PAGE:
Southern Magnolia is a cultivar of the Southern Magnolia, and a beautiful, smaller magnolia, well-suited for home lawns. This cultivar will reach 40 to 50 feet in height and is also known for its large, white, fragrant flowers and succulent evergreen foliage. It has lustrous, dark green leaves with a rich orange-brown underside. They are 5 to 8 inches long, 2 to 3 inches wide, oblong or elliptical. The flowers of this tree are perfect, large, 6 to 8 inches in diameter, attractive, and very fragrant. The fruit has orange-red follicles, 3 to 4 inches long, 1 to 2 inches in diameter. The seeds are red, 1/2 inch long, slightly flattened, and suspended by the open pods with slender, elastic, thread-like tissue. The bark is dark red-brown, up to 1 inch thick, somewhat furrowed, and separating into small scales. This variety of Southern Magnolia grows on rich bottomlands or on gentle, protected slopes in mixture with other hardwood species. It is found on the coastal plain from North Carolina to Florida, west through Louisiana and Arkansas to eastern Texas. This variety of Southern Magnolia is not native to Florida.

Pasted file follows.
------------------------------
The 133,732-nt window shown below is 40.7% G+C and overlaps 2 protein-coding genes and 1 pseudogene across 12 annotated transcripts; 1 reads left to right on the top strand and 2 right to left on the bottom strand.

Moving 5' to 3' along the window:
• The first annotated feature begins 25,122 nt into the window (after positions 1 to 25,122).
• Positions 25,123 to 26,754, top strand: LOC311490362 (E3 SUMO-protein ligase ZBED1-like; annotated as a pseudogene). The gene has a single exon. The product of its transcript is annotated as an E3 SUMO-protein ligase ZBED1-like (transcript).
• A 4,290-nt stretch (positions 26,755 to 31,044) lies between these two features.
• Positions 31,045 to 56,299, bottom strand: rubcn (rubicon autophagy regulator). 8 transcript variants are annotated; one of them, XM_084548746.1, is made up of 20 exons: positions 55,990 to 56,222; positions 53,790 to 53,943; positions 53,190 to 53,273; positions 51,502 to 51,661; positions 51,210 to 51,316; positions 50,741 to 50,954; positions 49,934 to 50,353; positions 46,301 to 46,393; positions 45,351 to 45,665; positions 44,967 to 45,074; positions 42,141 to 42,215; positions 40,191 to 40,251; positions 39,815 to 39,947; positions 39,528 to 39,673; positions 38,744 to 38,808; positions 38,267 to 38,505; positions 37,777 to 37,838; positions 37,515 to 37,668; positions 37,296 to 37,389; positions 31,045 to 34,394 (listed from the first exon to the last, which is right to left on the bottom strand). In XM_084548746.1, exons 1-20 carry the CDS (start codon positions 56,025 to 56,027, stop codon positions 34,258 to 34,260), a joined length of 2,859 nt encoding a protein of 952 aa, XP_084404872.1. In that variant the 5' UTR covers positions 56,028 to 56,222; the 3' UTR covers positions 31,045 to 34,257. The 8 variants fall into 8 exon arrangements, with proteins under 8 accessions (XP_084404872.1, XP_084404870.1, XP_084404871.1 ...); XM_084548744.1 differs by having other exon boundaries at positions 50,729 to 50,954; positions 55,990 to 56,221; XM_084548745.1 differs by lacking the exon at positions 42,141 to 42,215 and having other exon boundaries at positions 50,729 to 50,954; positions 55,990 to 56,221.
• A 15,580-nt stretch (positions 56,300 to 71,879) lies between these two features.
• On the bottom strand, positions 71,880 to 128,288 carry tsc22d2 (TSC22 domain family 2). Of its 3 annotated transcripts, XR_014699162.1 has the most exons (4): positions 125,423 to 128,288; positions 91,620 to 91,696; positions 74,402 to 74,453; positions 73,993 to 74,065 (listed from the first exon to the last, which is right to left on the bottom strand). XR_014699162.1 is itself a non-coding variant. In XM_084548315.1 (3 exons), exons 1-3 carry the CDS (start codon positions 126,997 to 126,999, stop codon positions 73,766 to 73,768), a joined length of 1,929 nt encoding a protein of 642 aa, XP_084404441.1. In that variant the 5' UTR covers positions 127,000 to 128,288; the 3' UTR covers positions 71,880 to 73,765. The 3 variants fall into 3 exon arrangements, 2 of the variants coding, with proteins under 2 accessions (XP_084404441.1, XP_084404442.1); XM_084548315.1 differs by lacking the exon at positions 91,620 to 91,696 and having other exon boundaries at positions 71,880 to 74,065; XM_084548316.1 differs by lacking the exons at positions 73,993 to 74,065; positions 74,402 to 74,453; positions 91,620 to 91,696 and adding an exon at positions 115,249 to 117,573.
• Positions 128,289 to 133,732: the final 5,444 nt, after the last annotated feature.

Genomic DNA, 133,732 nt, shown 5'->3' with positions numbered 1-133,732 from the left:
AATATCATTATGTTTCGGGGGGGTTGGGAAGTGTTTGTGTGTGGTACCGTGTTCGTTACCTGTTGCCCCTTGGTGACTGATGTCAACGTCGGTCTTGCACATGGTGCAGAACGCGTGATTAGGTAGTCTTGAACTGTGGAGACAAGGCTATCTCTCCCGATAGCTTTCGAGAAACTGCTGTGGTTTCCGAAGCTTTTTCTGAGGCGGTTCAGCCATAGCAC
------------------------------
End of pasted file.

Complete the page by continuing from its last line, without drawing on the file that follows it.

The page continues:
This cultivar of Southern Magnolia has a compact, upright growth habit more typical of a multistemmed shrub than a single-trunked tree. It grows at a slow rate to a height of perhaps 30 to 35 feet with an 8 to 12-foot spread and flowers at two or three years old. It is surprising to see a Magnolia flower when it is only three or four feet tall. The Little Gem Southern Magnolia forms a dense, dark green oval or pyramidal shape, making it suited for screen or hedge planting. This variety of Southern magnolia is not native to Florida.